Simnikiwe Hlatshaneni
Premium Journalist
2 minute read
31 Oct 2018
6:55 am

Rehab programmes a saving grace in overcrowded, underfunded prisons

Simnikiwe Hlatshaneni

Leeuwkop prison’s programmes include carpentry, upholstery, a piggery and a dairy, but these programmes need more funding in order to succeed.

Inmates at Leeuwkop prison. Image: Twitter/@SAgovnews

Gauteng’s correctional facilities need more money to fund rehabilitation programmes, because despite 75% of the correctional services budget going to salaries, many of them were understaffed and overcrowded.

This is according to the Gauteng regional commissioner provincial correctional services department Thakane Molathedi, who took journalists on a tour of one of the province’s most overcrowded prisons at Leeuwkop Correctional Services.

The commissioner said, like provincial departments across the country, balancing priorities in Gauteng’s R4 billion correctional service budget between existing salaries, hiring more staff and funding the security and operational needs of the department was difficult.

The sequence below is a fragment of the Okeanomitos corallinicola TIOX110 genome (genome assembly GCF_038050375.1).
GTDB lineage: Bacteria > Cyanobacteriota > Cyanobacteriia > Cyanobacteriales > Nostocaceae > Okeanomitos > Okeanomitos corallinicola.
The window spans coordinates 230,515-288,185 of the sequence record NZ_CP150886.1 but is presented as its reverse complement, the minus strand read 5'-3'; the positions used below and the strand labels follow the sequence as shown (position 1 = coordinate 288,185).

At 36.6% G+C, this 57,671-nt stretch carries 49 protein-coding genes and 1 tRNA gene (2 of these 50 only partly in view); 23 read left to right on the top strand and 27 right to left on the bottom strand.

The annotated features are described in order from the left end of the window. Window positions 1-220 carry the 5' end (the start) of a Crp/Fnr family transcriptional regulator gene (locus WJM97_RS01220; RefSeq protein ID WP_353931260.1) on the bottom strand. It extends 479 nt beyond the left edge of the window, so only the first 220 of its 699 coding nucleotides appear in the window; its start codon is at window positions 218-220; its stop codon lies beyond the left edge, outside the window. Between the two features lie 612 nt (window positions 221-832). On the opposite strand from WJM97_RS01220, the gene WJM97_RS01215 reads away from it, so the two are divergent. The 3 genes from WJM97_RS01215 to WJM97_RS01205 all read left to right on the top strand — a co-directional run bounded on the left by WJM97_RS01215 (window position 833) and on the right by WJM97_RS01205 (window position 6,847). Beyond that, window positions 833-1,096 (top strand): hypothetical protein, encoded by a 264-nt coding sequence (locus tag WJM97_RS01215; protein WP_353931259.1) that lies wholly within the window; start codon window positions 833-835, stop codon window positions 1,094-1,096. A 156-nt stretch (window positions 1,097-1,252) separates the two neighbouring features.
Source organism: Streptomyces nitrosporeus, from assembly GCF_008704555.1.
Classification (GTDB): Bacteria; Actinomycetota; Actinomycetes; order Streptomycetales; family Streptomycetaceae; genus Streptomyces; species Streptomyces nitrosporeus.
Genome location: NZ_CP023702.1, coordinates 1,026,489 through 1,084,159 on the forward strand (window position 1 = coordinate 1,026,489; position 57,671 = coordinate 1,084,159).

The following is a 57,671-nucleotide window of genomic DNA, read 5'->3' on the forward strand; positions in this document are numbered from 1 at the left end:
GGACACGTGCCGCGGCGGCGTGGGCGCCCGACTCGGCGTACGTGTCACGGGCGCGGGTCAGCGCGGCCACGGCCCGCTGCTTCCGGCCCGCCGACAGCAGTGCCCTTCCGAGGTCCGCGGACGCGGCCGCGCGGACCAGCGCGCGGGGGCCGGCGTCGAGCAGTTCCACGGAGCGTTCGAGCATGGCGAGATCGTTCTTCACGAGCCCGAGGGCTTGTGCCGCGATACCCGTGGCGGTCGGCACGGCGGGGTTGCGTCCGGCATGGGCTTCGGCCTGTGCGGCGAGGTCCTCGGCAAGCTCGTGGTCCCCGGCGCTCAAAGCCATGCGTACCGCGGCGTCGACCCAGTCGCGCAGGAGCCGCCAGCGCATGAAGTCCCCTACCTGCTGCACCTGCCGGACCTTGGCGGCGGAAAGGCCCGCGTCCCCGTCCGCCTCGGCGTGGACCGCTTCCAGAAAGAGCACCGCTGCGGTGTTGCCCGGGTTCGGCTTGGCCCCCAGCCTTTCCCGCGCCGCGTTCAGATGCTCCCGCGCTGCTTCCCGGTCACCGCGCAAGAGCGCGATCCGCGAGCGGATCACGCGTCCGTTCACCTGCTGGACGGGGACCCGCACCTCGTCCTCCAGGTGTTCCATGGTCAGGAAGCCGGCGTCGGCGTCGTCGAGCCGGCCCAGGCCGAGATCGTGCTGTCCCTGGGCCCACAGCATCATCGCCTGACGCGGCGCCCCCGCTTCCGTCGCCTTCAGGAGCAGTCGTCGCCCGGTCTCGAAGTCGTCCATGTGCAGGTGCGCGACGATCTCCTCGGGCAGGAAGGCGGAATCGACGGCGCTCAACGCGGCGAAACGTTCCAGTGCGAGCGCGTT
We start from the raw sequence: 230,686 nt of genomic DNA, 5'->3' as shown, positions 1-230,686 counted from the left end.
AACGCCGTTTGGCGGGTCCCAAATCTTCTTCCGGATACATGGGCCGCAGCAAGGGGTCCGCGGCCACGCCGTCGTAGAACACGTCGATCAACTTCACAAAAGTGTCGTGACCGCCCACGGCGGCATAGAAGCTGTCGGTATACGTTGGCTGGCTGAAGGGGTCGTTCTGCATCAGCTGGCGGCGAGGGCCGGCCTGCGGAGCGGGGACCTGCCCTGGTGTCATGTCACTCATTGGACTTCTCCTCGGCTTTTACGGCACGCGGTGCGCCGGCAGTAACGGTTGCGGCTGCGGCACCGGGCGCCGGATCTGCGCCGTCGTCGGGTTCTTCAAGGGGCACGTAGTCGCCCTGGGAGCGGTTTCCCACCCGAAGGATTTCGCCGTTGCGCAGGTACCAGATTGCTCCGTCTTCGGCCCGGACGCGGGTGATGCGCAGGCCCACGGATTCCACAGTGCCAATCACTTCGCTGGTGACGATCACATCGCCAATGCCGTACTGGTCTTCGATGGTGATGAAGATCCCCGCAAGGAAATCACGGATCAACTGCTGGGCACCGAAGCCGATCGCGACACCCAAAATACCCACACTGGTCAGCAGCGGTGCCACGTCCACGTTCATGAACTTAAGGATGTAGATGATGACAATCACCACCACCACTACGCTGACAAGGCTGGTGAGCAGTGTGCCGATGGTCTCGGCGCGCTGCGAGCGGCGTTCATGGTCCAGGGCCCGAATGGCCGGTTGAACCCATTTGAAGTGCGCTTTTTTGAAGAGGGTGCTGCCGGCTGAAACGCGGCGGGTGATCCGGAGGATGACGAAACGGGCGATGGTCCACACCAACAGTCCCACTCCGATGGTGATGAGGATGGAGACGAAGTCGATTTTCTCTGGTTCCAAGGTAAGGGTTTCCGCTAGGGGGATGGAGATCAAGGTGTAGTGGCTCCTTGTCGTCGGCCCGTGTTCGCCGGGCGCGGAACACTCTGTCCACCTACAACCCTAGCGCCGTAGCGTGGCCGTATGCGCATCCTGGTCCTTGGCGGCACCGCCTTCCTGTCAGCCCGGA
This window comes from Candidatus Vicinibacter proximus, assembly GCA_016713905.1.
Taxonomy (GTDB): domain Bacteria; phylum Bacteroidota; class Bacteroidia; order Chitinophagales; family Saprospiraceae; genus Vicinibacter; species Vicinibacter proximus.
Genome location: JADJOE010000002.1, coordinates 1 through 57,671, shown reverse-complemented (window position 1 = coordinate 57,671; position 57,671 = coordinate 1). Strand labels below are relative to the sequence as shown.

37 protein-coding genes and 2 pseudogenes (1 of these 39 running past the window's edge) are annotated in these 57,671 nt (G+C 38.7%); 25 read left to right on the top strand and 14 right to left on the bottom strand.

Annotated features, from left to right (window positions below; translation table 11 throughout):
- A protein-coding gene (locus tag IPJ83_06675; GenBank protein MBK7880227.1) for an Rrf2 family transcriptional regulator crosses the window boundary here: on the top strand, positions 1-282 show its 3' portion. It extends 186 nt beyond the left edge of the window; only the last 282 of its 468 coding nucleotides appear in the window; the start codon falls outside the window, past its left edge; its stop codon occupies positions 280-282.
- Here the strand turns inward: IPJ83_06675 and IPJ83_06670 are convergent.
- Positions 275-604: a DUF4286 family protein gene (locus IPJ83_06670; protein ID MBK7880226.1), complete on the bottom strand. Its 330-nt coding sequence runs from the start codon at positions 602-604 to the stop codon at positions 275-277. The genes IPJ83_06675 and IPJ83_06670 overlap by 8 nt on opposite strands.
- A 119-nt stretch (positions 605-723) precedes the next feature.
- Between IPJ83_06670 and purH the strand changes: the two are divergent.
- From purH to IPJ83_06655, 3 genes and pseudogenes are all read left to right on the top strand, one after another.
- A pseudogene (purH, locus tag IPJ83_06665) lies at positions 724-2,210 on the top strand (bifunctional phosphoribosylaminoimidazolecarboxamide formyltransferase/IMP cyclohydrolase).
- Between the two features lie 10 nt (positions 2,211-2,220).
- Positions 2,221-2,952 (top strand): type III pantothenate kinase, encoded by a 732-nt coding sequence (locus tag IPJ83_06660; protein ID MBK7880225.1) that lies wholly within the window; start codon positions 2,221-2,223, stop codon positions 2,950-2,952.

The province currently held 37 120 inmates.

Yesterday, departmental spokesperson Singabakho Nxumalo said the financial constraints were a symptom of a national funding and staffing shortage, but the cash-strapped department was “doing the best we can”.

In a statement, Nxumalo outlined the constraints affecting such essential areas as security inside prisons.

“The fiscus is experiencing severe strain and it is affecting the department in terms of sourcing component officials as well as to maintain the appropriate ratio of inmates to officials.

“The department will only be able to afford a funded staff establishment of 39 621, 39 895 and 39 980 respectively over the [medium term expenditure framework].”

The department said it was concerned about the 50 inmates who managed to escape in the 2017-2018 financial year.

“In as much as we managed to ensure that 90% of them were recaptured, we have to make it impossible for inmates to break our security system.”

The Leeukop’s “exemplary” rehabilitation programme boasted a fully operational carpentry and upholstery facility, a piggery and a dairy, all of which manufactured products used by inmates and department staff.

For Thomas Price, an inmate serving a 13-year sentence for theft and housebreaking, the facility not only helped him kick his drug addiction, he told The Citizen, he acquired carpentry skills which could help him find employment, or start his own business when he goes back to his Krugersdorp home.

Moses Miya, 46, who was completing a joinery and carpentry programme at the facility, is due to complete his seven-year sentence in two years, after which he hoped to open his own company.

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